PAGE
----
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Miscellaneous - August 2008

  by Benjamin Howarth

published: 31 / 7 / 2008

Miscellaneous - August 2008


In the latest episode of his 'Condemned to Rock 'n' Roll' column, Ben Howarth looks at some of the sacred cows of rock including the Rolling Stones, Pink Gloyd, Alanis Morrisette, Sonic Youth and Fleetwood Mac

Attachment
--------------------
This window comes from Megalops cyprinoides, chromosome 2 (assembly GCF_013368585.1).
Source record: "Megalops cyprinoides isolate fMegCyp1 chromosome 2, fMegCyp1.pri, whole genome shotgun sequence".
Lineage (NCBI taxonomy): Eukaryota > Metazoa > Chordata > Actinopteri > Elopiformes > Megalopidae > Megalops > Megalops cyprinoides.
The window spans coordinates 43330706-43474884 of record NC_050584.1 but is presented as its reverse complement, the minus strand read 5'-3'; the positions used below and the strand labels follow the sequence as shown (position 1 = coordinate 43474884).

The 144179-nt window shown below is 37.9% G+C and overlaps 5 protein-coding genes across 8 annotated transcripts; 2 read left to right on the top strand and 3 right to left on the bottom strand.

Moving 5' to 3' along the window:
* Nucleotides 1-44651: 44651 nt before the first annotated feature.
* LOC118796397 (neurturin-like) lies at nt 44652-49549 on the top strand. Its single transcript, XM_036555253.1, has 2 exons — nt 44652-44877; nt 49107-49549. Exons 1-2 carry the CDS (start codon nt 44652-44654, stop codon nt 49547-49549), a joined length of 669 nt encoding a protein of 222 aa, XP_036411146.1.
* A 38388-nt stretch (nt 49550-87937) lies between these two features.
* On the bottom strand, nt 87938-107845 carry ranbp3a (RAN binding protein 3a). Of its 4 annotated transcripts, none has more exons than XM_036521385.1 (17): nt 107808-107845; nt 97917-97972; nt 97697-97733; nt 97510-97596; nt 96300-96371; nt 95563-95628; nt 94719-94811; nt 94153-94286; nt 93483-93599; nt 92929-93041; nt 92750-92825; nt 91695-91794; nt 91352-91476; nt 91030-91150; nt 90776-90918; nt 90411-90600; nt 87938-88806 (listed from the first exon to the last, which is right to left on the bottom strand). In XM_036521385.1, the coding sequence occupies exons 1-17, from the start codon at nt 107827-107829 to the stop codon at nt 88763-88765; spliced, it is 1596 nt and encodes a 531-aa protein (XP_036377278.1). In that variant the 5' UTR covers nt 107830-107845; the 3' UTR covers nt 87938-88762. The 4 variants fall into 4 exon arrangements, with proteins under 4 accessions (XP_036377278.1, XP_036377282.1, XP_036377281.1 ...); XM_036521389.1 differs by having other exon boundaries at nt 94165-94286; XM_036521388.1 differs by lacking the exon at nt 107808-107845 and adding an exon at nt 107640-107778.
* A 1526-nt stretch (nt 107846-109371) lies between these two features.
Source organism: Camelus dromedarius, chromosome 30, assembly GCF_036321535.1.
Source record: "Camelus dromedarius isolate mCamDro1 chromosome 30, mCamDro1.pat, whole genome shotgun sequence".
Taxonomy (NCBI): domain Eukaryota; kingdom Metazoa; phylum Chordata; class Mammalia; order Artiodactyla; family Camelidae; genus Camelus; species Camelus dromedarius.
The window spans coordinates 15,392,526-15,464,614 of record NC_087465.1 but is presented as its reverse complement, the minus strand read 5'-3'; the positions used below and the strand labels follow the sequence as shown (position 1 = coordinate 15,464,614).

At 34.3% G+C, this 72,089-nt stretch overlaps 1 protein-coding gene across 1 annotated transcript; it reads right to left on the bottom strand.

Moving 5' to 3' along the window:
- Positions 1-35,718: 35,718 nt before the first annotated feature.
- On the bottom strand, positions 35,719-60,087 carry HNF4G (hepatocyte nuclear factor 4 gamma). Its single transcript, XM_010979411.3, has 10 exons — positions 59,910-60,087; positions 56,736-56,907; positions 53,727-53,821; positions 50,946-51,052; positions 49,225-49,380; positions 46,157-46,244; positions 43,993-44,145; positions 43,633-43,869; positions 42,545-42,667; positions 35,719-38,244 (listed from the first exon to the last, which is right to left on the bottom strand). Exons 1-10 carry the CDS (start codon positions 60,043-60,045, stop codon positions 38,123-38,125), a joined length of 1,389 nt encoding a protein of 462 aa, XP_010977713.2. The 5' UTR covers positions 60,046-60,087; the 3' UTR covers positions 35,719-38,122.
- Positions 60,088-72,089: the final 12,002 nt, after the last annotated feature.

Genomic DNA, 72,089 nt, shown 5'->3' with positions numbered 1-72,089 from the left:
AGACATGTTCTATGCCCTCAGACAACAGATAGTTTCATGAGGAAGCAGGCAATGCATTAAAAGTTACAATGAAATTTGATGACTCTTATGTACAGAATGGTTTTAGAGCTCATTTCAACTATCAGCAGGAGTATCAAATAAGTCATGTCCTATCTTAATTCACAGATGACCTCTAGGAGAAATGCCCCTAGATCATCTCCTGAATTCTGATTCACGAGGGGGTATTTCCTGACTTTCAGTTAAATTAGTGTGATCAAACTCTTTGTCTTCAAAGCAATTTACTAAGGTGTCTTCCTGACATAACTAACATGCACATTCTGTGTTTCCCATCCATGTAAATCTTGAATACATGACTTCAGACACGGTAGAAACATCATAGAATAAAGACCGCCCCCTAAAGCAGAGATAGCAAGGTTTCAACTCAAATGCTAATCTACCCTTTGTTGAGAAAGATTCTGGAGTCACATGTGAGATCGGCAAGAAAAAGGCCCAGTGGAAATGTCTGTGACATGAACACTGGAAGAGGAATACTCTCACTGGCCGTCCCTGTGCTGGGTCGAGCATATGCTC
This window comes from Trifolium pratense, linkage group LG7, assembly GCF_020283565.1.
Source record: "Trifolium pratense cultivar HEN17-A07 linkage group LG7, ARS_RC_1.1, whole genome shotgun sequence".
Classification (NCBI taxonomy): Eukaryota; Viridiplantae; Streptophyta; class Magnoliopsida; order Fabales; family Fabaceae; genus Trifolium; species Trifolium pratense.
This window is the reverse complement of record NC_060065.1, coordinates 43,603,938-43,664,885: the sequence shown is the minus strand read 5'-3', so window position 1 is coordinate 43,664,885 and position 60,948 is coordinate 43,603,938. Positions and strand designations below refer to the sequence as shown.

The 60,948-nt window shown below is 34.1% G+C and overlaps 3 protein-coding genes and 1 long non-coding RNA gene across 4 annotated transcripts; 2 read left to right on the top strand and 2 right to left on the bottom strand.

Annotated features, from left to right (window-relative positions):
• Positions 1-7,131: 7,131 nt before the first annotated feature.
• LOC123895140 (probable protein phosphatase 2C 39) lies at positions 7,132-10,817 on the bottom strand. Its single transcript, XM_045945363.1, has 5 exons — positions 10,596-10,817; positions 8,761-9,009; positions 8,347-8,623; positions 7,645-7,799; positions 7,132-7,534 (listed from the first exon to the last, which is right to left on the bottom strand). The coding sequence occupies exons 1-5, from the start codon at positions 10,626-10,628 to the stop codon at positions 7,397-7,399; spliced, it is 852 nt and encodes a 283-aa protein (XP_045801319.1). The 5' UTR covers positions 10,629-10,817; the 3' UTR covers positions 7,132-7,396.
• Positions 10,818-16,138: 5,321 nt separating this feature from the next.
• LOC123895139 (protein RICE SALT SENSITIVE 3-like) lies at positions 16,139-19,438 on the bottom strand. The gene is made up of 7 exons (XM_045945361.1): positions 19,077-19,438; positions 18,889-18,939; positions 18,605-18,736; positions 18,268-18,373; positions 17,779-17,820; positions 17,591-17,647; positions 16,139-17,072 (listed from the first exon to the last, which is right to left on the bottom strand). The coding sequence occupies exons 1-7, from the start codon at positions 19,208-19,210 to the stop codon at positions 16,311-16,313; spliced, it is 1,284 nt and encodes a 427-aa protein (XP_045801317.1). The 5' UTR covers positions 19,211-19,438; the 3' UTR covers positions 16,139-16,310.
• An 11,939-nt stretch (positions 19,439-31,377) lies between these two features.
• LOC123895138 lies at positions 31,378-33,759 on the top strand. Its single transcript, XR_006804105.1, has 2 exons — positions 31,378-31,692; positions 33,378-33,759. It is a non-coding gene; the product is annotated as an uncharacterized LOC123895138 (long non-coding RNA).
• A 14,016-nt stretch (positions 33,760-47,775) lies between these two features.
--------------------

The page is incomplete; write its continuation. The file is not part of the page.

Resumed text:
In the pub where I play a quiz every Thursday night, they tend to play the same songs on rotation every week. I can’t complain about this, for they are a well selected bunch and there is something comforting about hearing ‘Slight Return’, ‘Sweet Home Alabama’ and ‘Common People’ as I am trying to work out which Shakespeare play could be described by the cryptic clue "most like an office junior." * One song that is played is Boston’s ‘More Than A Feeling’, resurrected from what had seemed like a permanent graveyard on air guitar compilations by being featured on Guitar Hero for the Wii, and soundtracking an advert for 'Scrubs'. I found myself saying that it was a great guilty pleasure song, but then I realised that was stupid. It is just a great song – albeit it not one that music critics have decided is cool. The concept of guilty pleasures has emerged recently, but I don’t like it. People who enjoy songs for ironic reasons are really just afraid of enjoying them in the normal way. This got me thinking – what are the things we all think, but never say for fear of looking uncool ? Indie fans are particularly susceptible to not being truly honest, and pretending to like music which, by any objective analysis, simply isn’t any good. How else would Warp records still be operating ? Here then are my suggestions of the ultimate sacred cows of pop music. The Beatles John Lennon may have topped every poll as the greatest songwriter/icon/superhero of the 20th century, and it’s probably a not unjust trade-off for having been shot. But we all really prefer Paul’s songs. The Rolling Stones Only as famous as they are because of their mock rivalry with the Beatles, who were considerably more talented. Mick Jagger is clearly a nasty piece of work. Pink Floyd If it hadn’t been for David Gilmour’s astonishing guitar playing, no one would need to pretend that they preferred Syd Barrett’s whimsical drivel. Alanis Morrisette We all actually bought 'Jagged Little Pill' (it sold in the millions, and we are those millions. There is no use pretending). If we played it again, we’d probably still like it. Sonic Youth A good band, I suppose, but one of many US groups doing the same sort of thing to the same sort of standard. They only have their ‘legendary’ status because of their well-chosen name. Fleetwood Mac Everyone says that the Peter Green stuff is great and the Stevie Nicks stuff is rubbish, but that’s not really true, is it? 'Rumours' is a great album by any standards. Neil Young Has written some of the loveliest country-rock music ever. This is no excuse, however, for all the turgid guitar-rock he albums he insists on boring us with in-between. 'The NME' Many people think that rejecting 'The NME' is an impressive act of defiance. Nobody above the age of 21 would ever read teenage magazines like this. So if you don’t either, it doesn’t make you an intellectual, just normal. Arctic Monkeys No better or worse than the bands we liked when we were teenagers, but just because we still buy CDs doesn’t mean we need to buy the ones clearly aimed at people much younger than us. Would you buy 'Just 17' or go and watch a teen-movie in the Cinema? No, of course not. Rap Music It actually isn’t racist to object to a lot of rap music on the grounds that it is about some quite unpleasant things. Do middle-class indie fans really need to pretend they like hearing about pimping and drug dealing? Drugs Though most music journalists seem convinced otherwise, hard-drug use is not a valuable life experience and does not make for better songwriting. Furthermore, gigs would be far more pleasant if drug users spent their time doing almost anything other than watching bands. Downloading The availability of free music on the internet is not a threat to the music industry, as much as it is a sign that it has been ripping is all off for years. We once paid £16.99 for a single CD, and I now recoil at the thought of how much cocaine I was inadvertently paying for. In fact, these barely scratch the surface. There are probably countless examples of received wisdom from professional music critics that has lead humble fans badly astray. Do you have any nominations of your own? Send them c/o Penny Black Music or email them to benjamin_howarth@hotmail.com * The Tempest.

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